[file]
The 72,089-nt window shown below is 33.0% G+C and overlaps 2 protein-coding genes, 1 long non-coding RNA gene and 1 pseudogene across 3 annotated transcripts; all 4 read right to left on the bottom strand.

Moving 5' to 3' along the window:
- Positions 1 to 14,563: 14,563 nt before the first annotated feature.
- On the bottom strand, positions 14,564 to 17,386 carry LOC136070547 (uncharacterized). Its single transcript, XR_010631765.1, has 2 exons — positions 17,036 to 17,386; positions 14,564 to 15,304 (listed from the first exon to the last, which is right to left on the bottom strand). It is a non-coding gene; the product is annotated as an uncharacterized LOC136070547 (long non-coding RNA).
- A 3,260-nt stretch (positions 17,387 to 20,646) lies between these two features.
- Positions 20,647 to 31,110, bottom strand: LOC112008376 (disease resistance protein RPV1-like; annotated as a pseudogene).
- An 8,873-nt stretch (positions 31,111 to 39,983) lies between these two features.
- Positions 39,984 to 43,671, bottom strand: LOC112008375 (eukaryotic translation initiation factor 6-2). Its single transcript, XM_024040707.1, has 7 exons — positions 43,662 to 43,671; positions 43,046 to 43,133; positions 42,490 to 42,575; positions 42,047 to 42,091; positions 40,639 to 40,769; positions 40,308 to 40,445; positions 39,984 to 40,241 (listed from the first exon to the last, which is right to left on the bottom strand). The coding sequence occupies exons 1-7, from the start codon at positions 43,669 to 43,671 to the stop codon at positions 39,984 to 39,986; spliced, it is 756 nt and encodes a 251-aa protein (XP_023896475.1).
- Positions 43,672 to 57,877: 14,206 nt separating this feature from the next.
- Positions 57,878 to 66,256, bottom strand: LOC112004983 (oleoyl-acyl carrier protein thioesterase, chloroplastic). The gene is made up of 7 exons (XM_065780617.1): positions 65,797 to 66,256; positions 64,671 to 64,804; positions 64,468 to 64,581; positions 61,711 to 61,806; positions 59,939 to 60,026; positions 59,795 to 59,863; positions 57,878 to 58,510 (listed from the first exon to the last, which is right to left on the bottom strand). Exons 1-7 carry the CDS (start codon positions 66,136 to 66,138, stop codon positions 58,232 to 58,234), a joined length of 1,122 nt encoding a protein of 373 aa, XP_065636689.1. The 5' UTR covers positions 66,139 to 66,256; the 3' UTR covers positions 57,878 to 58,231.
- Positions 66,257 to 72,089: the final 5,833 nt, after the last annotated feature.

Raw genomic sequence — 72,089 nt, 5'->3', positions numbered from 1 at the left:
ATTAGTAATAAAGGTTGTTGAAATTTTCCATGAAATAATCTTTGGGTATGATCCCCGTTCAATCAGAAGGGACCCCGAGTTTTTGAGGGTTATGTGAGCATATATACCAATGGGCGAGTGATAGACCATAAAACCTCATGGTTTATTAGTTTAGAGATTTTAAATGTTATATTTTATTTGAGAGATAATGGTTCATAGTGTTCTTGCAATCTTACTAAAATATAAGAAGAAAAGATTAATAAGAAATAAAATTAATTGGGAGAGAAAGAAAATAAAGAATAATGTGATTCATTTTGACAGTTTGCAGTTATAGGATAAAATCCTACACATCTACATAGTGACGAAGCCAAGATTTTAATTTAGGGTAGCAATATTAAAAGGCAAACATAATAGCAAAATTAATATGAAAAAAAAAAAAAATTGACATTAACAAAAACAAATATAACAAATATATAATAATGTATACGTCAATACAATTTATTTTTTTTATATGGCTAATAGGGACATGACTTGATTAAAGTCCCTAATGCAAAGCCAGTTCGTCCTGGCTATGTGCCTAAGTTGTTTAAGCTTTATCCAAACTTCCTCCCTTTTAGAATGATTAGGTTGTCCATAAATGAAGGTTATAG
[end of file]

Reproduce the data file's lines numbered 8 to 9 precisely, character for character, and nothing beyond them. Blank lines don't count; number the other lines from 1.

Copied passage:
- Positions 39,984 to 43,671, bottom strand: LOC112008375 (eukaryotic translation initiation factor 6-2). Its single transcript, XM_024040707.1, has 7 exons — positions 43,662 to 43,671; positions 43,046 to 43,133; positions 42,490 to 42,575; positions 42,047 to 42,091; positions 40,639 to 40,769; positions 40,308 to 40,445; positions 39,984 to 40,241 (listed from the first exon to the last, which is right to left on the bottom strand). The coding sequence occupies exons 1-7, from the start codon at positions 43,669 to 43,671 to the stop codon at positions 39,984 to 39,986; spliced, it is 756 nt and encodes a 251-aa protein (XP_023896475.1).
- Positions 43,672 to 57,877: 14,206 nt separating this feature from the next.